M. F. K. Fisher

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Introduction

(Contemporary Literary Criticism)

M. F. K. Fisher 1908–1992

(Full name Mary Frances Kennedy Fisher; born Mary Frances Kennedy; also wrote under the pseudonyms Victoria Bern and Mary Frances Parrish) American essayist, short story writer, memoirist, novelist, translator, journalist, and author of children's books.

The following entry presents an overview of Fisher's career. For further information on her life and works, see CLC, Volume 76.

Fisher is best known for essays and reminiscences in which she combines sensual descriptions of food with observations about life and culture. In addition to gastronomical essays, Fisher wrote autobiographical short stories, two novels, travel sketches, and memoirs. Although she was primarily known as a food writer during the early years of her career, Fisher is now considered one of America's finest essayists. She was elected to the American Academy of Arts and Letters in 1991.

Biographical Information

Fisher was born in Albion, Michigan, in 1908, the daughter of Rex Brenton Kennedy, an editor, and Edith Oliver Holbrook Kennedy, a real estate broker. Two years later her family moved to Whittier, a small Quaker community in southern California. In 1929 Fisher married her first husband and began attending the University of California in Los Angeles and then the University of Dijon in France, where she developed her lifelong passion for French cuisine and culture. She divorced in 1938 and remarried twice, in 1942 and 1945. Residing alternately in California and Europe, Fisher traveled extensively, particularly throughout France, and her experiences there inform the setting and subject matter of many of her books. In her later years she suffered from Parkinson's disease but continued writing, examining both the indignities and consolations of aging. She died in Glen Ellen, California, in 1992.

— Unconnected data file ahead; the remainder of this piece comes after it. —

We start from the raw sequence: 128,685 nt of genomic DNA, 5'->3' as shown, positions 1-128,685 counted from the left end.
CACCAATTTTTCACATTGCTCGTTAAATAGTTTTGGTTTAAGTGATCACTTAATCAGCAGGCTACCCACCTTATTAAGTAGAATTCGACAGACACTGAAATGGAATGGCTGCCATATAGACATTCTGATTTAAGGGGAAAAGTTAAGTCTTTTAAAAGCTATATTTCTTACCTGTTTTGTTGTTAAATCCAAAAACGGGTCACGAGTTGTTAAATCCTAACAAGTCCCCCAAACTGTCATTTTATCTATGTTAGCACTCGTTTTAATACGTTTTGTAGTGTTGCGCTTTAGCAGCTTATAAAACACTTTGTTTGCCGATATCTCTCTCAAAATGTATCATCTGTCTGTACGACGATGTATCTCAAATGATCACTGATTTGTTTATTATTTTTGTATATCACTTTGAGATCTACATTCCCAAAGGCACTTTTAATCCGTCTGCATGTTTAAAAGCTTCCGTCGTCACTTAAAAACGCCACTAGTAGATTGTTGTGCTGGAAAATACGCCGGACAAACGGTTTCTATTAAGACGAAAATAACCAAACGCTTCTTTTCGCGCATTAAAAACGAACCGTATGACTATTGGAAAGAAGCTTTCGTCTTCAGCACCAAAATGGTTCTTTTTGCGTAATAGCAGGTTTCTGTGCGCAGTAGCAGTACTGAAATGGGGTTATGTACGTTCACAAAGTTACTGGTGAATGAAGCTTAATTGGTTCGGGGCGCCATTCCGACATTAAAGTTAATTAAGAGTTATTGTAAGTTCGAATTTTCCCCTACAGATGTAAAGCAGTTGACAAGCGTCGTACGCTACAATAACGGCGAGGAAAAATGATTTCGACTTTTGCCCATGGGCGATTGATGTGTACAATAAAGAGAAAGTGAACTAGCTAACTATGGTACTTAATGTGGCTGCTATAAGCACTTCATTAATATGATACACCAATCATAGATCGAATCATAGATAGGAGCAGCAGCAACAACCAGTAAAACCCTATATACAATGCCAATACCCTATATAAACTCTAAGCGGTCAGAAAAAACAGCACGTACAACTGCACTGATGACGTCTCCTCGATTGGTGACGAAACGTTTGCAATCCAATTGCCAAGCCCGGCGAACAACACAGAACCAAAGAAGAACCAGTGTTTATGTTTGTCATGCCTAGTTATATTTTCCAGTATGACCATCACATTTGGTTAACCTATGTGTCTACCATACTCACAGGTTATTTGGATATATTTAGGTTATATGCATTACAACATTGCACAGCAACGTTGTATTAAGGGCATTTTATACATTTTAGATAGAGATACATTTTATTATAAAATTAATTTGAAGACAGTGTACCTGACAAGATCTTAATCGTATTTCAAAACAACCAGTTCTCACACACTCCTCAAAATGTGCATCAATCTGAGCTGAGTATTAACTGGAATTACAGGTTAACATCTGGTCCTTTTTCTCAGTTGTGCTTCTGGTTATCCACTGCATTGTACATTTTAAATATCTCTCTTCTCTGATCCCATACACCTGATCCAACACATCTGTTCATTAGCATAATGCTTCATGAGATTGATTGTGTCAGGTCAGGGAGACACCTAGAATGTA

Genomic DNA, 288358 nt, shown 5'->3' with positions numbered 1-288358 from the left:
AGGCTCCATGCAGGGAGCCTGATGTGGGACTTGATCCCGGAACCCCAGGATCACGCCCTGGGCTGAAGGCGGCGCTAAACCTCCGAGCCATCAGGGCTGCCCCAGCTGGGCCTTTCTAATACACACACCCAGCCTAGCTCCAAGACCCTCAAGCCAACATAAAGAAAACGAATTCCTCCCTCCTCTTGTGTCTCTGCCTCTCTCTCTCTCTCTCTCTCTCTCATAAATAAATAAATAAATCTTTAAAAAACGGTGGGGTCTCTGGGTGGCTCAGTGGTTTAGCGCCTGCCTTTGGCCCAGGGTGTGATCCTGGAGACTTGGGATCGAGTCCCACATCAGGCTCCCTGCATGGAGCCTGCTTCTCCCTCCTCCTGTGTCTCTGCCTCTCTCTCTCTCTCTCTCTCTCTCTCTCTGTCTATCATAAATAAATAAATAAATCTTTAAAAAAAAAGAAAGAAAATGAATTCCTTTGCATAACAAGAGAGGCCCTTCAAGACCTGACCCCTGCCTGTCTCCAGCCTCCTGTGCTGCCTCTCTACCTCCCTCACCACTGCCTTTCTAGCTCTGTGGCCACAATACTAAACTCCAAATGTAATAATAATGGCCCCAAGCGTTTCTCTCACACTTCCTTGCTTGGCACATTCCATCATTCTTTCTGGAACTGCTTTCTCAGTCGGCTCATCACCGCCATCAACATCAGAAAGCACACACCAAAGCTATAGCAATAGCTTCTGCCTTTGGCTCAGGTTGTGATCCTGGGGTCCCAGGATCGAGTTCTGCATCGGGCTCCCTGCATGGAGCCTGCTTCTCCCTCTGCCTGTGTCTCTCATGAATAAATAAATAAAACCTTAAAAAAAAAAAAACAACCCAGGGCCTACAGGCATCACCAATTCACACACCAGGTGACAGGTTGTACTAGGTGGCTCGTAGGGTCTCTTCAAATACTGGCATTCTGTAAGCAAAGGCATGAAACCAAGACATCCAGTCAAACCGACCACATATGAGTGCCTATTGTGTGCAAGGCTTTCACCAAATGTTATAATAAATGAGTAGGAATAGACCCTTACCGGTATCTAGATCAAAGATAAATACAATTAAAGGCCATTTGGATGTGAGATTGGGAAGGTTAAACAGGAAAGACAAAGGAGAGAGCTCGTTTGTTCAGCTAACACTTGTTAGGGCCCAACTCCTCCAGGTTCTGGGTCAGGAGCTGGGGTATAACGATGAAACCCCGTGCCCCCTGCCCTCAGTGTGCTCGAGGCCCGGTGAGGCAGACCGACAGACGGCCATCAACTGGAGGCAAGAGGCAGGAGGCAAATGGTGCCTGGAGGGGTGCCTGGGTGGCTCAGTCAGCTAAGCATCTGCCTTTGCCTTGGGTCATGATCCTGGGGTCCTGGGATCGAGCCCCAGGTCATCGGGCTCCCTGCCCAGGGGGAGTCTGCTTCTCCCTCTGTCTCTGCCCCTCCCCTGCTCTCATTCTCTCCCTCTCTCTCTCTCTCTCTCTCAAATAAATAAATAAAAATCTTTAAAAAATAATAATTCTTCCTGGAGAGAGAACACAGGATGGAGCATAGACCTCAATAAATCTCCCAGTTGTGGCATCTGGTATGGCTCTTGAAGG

Major Works

Fisher's first book, Serve It Forth (1937), is recognized as an unusually stylized and artful collection of gastronomic essays with its mélange of personal reminiscence, anecdote, and erudite observations on the cuisine of ancient cultures. Consider the Oyster (1941) and How to Cook a Wolf (1942) are similarly eclectic, combining practical advice on food preparation with insightful commentary on the historical and philosophical significance of cuisine. The Gastronomical Me (1943) has been described as an autobiography using food as the unifying motif for diverse memories. The first of Fisher's two novels, Not Now but Now (1947),...

(The entire section is 569 words.)